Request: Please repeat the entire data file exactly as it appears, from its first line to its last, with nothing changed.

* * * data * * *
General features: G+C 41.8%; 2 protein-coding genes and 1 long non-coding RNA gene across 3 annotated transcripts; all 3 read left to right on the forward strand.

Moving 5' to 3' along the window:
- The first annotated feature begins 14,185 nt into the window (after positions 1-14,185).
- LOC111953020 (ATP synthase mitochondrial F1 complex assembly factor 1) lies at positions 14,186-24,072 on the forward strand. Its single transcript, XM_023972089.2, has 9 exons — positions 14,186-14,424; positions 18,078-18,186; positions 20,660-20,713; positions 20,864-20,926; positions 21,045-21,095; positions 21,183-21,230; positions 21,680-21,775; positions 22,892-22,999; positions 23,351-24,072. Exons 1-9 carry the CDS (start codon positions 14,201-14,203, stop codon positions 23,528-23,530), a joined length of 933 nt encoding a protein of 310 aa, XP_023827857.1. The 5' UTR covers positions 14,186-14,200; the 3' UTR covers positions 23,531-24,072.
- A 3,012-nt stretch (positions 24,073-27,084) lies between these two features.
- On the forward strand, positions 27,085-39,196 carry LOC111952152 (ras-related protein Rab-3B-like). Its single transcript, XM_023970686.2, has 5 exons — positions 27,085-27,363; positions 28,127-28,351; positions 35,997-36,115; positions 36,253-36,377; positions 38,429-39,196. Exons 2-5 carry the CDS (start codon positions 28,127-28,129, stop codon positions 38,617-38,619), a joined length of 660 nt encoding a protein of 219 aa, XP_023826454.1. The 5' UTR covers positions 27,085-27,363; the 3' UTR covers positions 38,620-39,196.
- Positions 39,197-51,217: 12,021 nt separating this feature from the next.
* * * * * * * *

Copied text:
General features: G+C 41.8%; 2 protein-coding genes and 1 long non-coding RNA gene across 3 annotated transcripts; all 3 read left to right on the forward strand.

Moving 5' to 3' along the window:
- The first annotated feature begins 14,185 nt into the window (after positions 1-14,185).
- LOC111953020 (ATP synthase mitochondrial F1 complex assembly factor 1) lies at positions 14,186-24,072 on the forward strand. Its single transcript, XM_023972089.2, has 9 exons — positions 14,186-14,424; positions 18,078-18,186; positions 20,660-20,713; positions 20,864-20,926; positions 21,045-21,095; positions 21,183-21,230; positions 21,680-21,775; positions 22,892-22,999; positions 23,351-24,072. Exons 1-9 carry the CDS (start codon positions 14,201-14,203, stop codon positions 23,528-23,530), a joined length of 933 nt encoding a protein of 310 aa, XP_023827857.1. The 5' UTR covers positions 14,186-14,200; the 3' UTR covers positions 23,531-24,072.
- A 3,012-nt stretch (positions 24,073-27,084) lies between these two features.
- On the forward strand, positions 27,085-39,196 carry LOC111952152 (ras-related protein Rab-3B-like). Its single transcript, XM_023970686.2, has 5 exons — positions 27,085-27,363; positions 28,127-28,351; positions 35,997-36,115; positions 36,253-36,377; positions 38,429-39,196. Exons 2-5 carry the CDS (start codon positions 28,127-28,129, stop codon positions 38,617-38,619), a joined length of 660 nt encoding a protein of 219 aa, XP_023826454.1. The 5' UTR covers positions 27,085-27,363; the 3' UTR covers positions 38,620-39,196.
- Positions 39,197-51,217: 12,021 nt separating this feature from the next.